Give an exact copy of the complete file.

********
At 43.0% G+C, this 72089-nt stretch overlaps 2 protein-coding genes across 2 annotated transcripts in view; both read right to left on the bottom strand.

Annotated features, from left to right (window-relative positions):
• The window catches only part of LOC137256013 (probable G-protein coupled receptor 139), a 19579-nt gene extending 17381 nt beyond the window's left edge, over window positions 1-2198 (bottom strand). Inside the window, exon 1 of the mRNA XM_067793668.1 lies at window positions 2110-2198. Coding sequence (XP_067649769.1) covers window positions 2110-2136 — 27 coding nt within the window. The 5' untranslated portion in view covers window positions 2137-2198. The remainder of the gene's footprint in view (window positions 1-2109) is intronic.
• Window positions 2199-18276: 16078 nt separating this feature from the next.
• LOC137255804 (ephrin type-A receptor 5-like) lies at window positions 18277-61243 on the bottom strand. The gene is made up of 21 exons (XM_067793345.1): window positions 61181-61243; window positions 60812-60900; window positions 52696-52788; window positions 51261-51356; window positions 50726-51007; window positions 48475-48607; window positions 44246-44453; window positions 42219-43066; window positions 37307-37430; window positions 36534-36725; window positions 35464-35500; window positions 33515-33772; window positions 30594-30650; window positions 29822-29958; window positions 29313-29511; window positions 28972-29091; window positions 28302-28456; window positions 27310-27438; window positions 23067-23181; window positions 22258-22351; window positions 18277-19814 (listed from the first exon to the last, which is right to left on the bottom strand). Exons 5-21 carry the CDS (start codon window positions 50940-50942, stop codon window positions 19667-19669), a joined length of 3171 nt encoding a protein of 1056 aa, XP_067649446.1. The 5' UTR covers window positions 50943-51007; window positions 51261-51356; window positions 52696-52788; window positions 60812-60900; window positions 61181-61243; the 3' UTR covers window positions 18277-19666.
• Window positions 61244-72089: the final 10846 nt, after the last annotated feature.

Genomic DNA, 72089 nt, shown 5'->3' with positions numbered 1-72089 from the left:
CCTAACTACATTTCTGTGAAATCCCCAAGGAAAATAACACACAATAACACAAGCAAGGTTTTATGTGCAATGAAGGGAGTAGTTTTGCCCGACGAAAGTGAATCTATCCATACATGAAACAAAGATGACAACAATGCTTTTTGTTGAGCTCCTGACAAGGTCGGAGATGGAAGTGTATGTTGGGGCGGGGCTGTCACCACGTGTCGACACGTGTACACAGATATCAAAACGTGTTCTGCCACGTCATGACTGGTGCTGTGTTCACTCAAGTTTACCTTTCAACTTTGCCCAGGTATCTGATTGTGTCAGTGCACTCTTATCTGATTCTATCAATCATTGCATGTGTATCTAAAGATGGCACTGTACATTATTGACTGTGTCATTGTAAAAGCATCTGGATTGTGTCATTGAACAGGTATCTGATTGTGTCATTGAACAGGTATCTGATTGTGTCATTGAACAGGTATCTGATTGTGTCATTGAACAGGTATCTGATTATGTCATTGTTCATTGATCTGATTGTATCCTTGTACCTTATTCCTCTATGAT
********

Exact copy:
At 43.0% G+C, this 72089-nt stretch overlaps 2 protein-coding genes across 2 annotated transcripts in view; both read right to left on the bottom strand.

Annotated features, from left to right (window-relative positions):
• The window catches only part of LOC137256013 (probable G-protein coupled receptor 139), a 19579-nt gene extending 17381 nt beyond the window's left edge, over window positions 1-2198 (bottom strand). Inside the window, exon 1 of the mRNA XM_067793668.1 lies at window positions 2110-2198. Coding sequence (XP_067649769.1) covers window positions 2110-2136 — 27 coding nt within the window. The 5' untranslated portion in view covers window positions 2137-2198. The remainder of the gene's footprint in view (window positions 1-2109) is intronic.
• Window positions 2199-18276: 16078 nt separating this feature from the next.
• LOC137255804 (ephrin type-A receptor 5-like) lies at window positions 18277-61243 on the bottom strand. The gene is made up of 21 exons (XM_067793345.1): window positions 61181-61243; window positions 60812-60900; window positions 52696-52788; window positions 51261-51356; window positions 50726-51007; window positions 48475-48607; window positions 44246-44453; window positions 42219-43066; window positions 37307-37430; window positions 36534-36725; window positions 35464-35500; window positions 33515-33772; window positions 30594-30650; window positions 29822-29958; window positions 29313-29511; window positions 28972-29091; window positions 28302-28456; window positions 27310-27438; window positions 23067-23181; window positions 22258-22351; window positions 18277-19814 (listed from the first exon to the last, which is right to left on the bottom strand). Exons 5-21 carry the CDS (start codon window positions 50940-50942, stop codon window positions 19667-19669), a joined length of 3171 nt encoding a protein of 1056 aa, XP_067649446.1. The 5' UTR covers window positions 50943-51007; window positions 51261-51356; window positions 52696-52788; window positions 60812-60900; window positions 61181-61243; the 3' UTR covers window positions 18277-19666.
• Window positions 61244-72089: the final 10846 nt, after the last annotated feature.

Genomic DNA, 72089 nt, shown 5'->3' with positions numbered 1-72089 from the left:
CCTAACTACATTTCTGTGAAATCCCCAAGGAAAATAACACACAATAACACAAGCAAGGTTTTATGTGCAATGAAGGGAGTAGTTTTGCCCGACGAAAGTGAATCTATCCATACATGAAACAAAGATGACAACAATGCTTTTTGTTGAGCTCCTGACAAGGTCGGAGATGGAAGTGTATGTTGGGGCGGGGCTGTCACCACGTGTCGACACGTGTACACAGATATCAAAACGTGTTCTGCCACGTCATGACTGGTGCTGTGTTCACTCAAGTTTACCTTTCAACTTTGCCCAGGTATCTGATTGTGTCAGTGCACTCTTATCTGATTCTATCAATCATTGCATGTGTATCTAAAGATGGCACTGTACATTATTGACTGTGTCATTGTAAAAGCATCTGGATTGTGTCATTGAACAGGTATCTGATTGTGTCATTGAACAGGTATCTGATTGTGTCATTGAACAGGTATCTGATTGTGTCATTGAACAGGTATCTGATTATGTCATTGTTCATTGATCTGATTGTATCCTTGTACCTTATTCCTCTATGAT